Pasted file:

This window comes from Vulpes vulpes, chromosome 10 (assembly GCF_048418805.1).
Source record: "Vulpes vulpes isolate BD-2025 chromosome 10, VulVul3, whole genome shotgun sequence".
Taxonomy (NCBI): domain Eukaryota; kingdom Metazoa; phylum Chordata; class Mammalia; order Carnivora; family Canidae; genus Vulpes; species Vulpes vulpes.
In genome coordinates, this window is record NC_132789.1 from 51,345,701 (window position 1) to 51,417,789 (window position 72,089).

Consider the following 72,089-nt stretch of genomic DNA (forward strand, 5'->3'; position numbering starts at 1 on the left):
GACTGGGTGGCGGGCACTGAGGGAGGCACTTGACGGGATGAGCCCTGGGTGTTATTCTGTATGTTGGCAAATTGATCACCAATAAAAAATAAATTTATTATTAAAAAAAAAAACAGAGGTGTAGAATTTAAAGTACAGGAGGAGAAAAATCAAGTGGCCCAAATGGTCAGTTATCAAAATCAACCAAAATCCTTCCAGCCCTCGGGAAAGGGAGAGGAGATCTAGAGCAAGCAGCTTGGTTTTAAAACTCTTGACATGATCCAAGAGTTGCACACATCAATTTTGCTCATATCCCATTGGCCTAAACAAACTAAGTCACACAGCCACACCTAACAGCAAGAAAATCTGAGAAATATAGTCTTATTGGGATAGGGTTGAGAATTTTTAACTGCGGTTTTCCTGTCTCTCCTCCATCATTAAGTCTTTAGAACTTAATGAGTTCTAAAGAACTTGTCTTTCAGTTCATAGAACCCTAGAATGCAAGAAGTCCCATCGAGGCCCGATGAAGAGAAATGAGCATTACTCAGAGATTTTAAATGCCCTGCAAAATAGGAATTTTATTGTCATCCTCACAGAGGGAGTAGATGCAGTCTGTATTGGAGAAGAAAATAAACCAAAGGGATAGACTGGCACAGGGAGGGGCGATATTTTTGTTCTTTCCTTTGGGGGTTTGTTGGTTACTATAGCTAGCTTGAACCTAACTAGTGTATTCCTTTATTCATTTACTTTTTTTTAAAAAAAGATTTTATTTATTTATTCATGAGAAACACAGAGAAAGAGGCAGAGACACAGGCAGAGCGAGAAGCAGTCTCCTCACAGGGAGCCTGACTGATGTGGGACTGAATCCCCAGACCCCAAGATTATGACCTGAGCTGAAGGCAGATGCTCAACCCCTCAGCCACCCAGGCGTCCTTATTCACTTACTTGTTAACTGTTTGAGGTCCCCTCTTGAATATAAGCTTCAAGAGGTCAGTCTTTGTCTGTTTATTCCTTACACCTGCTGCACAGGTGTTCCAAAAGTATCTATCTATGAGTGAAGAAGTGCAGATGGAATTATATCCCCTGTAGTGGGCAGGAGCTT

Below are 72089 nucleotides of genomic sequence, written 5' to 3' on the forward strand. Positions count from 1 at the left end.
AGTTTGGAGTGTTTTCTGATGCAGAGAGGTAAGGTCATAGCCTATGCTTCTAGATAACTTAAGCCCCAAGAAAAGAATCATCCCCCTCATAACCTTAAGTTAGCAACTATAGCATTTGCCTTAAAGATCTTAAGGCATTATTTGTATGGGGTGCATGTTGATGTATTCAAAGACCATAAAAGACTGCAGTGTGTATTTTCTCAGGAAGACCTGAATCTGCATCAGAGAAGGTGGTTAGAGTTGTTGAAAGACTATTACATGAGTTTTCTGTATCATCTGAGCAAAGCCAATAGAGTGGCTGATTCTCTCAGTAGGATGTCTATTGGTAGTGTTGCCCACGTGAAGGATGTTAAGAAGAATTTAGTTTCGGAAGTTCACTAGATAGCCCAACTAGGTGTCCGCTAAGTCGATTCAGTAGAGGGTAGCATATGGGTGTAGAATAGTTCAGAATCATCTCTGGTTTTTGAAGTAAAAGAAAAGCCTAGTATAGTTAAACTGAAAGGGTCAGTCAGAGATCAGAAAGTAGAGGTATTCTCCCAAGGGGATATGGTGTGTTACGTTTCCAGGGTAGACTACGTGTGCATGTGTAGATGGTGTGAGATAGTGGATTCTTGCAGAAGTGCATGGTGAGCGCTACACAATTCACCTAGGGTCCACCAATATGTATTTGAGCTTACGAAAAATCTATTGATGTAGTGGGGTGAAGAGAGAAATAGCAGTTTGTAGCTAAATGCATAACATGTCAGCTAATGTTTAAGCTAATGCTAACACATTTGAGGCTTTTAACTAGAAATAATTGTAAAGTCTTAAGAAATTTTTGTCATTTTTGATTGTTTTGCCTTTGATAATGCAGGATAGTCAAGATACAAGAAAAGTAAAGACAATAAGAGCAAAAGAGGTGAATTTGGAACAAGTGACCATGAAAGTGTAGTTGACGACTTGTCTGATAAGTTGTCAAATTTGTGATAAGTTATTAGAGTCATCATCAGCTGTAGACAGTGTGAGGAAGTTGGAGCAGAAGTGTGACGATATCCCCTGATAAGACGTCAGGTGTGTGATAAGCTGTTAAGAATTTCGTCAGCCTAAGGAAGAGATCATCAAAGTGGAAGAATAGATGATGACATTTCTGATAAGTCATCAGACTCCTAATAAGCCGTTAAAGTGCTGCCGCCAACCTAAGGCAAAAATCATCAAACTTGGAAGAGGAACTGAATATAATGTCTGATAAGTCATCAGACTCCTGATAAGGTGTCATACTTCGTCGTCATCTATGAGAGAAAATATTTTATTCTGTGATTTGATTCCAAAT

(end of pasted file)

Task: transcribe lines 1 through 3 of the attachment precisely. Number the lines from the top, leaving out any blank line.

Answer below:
This window comes from Vulpes vulpes, chromosome 10 (assembly GCF_048418805.1).
Source record: "Vulpes vulpes isolate BD-2025 chromosome 10, VulVul3, whole genome shotgun sequence".
Taxonomy (NCBI): domain Eukaryota; kingdom Metazoa; phylum Chordata; class Mammalia; order Carnivora; family Canidae; genus Vulpes; species Vulpes vulpes.